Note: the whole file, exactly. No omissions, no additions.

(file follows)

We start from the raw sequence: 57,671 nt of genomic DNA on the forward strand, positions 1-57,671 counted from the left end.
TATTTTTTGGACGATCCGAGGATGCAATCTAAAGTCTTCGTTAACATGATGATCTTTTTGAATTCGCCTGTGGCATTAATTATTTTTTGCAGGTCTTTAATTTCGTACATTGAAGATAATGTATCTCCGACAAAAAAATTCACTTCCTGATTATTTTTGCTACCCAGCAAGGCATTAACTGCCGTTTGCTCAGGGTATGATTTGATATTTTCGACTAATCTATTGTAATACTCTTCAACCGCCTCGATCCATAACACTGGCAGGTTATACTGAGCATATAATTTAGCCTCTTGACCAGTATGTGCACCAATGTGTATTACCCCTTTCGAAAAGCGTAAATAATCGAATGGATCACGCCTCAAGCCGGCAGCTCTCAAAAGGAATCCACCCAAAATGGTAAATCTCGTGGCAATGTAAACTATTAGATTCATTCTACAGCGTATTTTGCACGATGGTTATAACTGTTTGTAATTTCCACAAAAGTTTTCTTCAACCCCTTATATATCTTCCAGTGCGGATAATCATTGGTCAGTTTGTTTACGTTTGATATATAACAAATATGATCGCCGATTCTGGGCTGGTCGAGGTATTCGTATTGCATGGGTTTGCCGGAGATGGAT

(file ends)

We start from the raw sequence: 57,671 nt of genomic DNA on the forward strand, positions 1-57,671 counted from the left end.
TATTTTTTGGACGATCCGAGGATGCAATCTAAAGTCTTCGTTAACATGATGATCTTTTTGAATTCGCCTGTGGCATTAATTATTTTTTGCAGGTCTTTAATTTCGTACATTGAAGATAATGTATCTCCGACAAAAAAATTCACTTCCTGATTATTTTTGCTACCCAGCAAGGCATTAACTGCCGTTTGCTCAGGGTATGATTTGATATTTTCGACTAATCTATTGTAATACTCTTCAACCGCCTCGATCCATAACACTGGCAGGTTATACTGAGCATATAATTTAGCCTCTTGACCAGTATGTGCACCAATGTGTATTACCCCTTTCGAAAAGCGTAAATAATCGAATGGATCACGCCTCAAGCCGGCAGCTCTCAAAAGGAATCCACCCAAAATGGTAAATCTCGTGGCAATGTAAACTATTAGATTCATTCTACAGCGTATTTTGCACGATGGTTATAACTGTTTGTAATTTCCACAAAAGTTTTCTTCAACCCCTTATATATCTTCCAGTGCGGATAATCATTGGTCAGTTTGTTTACGTTTGATATATAACAAATATGATCGCCGATTCTGGGCTGGTCGAGGTATTCGTATTGCATGGGTTTGCCGGAGATGGAT